Many Canadians plan to have their weddings during the warmer months of the year. There is just something about the first buds of spring that is so appropriate for the start of a couple’s married life. Summer is the perfect time for an outdoor ceremony and reception, and fall offers a bouquet of lovely colours that also provide a memorable backdrop for such occasions.
While the actual ceremony and reception occur indoors, the married couple and the wedding party can still pose outdoors against some gorgeous snowy backdrops. When done right, this can lend an appealingly fantasy-like quality to the images and you will find many wedding photographers showcasing such pictures.
Having a wedding around Christmastime also offers logistical advantages. Some family members live a distance away, but if they are already coming to the area for the holidays, they don’t have to make an extra trip.
From a design standpoint, winter offers many creative possibilities for everything from the wedding cake and favours to the venue design.
There can be some challenges, however. There is no way to control the weather, so you could end up with a snowstorm that makes it impossible to get good shots outside, and cause going to and from the venue to become a major issue. (Tip: try to book a reception hall close to the church. Even better tip: have them both in the same building) Even though the wedding party will not be outdoors for too long, it is still a good idea to wear something warm underneath your outfit.
It might seem like overkill to celebrate your wedding during the Christmas season, but it’s actually a great way to make the most of two very special occasions. To that end, here are some ideas that mix traditions from both occasions into something unique and enjoyable.
Instead of formal white invitations that have become the standard, choose something more colorful. Red and green are the predominant Christmas hues, so work with your designer and create something that mixes the formal and the fun. The wedding programs will also benefit from this approach, so keep them in mind, too.
You can really shake up the traditional bouquet design by using Christmas colors instead. Ever seen a rose bouquet? They’re lovely! You can also be imaginative with the bridesmaids’ bouquets.
Make the boutonnieres seasonally appropriate as well with a berry spray, pine needles, or even mini pine cones.
Decorate your reception hall in lovely Christmas themed decorations. They can be natural and include live foliage, or go for a lovely artificial approach. Choose what feels right for the couple and their tastes.
You can also adorn the tables with a beautiful red and green centerpiece, plus Christmas standards, such as gingerbread houses and candy canes and cranberries. Red and green plaid tablecloths also provide a nice touch, and be sure to include a packet of Christmas candy with everyone’s utensils and napkins.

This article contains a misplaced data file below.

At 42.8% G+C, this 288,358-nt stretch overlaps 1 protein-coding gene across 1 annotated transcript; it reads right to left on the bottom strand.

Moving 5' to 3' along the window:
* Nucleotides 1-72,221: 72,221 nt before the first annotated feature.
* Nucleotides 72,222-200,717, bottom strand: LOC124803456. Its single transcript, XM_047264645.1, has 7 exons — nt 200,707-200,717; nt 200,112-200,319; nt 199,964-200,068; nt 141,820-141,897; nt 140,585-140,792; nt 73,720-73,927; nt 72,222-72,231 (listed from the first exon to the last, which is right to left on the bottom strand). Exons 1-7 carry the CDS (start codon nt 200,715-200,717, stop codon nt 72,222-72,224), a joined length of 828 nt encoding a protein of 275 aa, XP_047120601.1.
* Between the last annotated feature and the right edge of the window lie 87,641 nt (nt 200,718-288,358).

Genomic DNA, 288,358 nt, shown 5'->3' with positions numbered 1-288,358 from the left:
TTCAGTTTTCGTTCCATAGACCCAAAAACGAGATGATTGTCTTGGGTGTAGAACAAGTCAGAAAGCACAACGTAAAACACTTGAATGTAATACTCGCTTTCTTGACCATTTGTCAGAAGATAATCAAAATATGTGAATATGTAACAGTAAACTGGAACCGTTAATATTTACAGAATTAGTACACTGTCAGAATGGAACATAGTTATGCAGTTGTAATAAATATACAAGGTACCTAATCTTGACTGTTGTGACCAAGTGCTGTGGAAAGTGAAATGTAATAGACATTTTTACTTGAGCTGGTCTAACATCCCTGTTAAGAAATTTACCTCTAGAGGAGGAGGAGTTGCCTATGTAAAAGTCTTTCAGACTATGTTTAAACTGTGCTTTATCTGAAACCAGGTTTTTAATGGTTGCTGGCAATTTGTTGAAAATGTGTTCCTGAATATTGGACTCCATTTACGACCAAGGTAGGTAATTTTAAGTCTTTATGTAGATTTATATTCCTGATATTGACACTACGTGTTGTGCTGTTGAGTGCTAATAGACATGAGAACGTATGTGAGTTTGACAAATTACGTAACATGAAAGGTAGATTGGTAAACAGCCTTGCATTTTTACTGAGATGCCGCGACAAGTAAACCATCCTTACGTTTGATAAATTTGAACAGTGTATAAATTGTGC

Christmas Wedding Cake
Now, here is where you can really have some fun. Given the near universal revulsion for Christmas cake, you don’t want to go that route. Substitute one that includes a lot of fruit while also offering the texture and taste most guests prefer.
In addition to the usual selection of coffees to have with dessert, why not also offer some hot cocoa with marshmallows? Throw in a serving of Christmas cookies with each cup.
The big day is coming up, but you’re still stumped about what to get the lucky couple? In most cases, a gift registry can make things easier, but not when every appealing item on them has already been taken. If you’re thinking of the gift last resort —money— don’t worry, we’re here to help save you from looking lazy and unimaginative! Try one of the following instead:
These are the height of current TV technology, but have not been on the market too long, so there is a good chance that the couple does not already have one. The good news is that, as long as you don’t choose one 80 inches and up, they are surprisingly cheap considering the incredibly high-quality picture they deliver.
Your friends will be inundated with cards, small gifts, and other special things that can lost or stolen if not properly filed. A sturdy and very nicely designed keepsake box will help them to properly store these items so they can be enjoyed in excellent condition at a later date.
Special Gift Card
We know what you’re thinking! This sounds lazy, but it’s not because the gift card will be used in the place where the couple is honeymooning. Find out where they are staying and choose a nice restaurant nearby.
Food or Drink Subscription
Think about the food or wine the couple enjoys. Many of these are now available via subscription and can be sent directly to their home on a weekly, monthly, or yearly basis. If you are stumped about these categories, you can also do the same with flowers.
Bluetooth Stereo Speakers
One of the great things about smartphones is their bluetooth functions. Buy a portable speaker for the couple and they can listen to music anywhere inside or outside their home. Some also allow you to make and receive phone calls.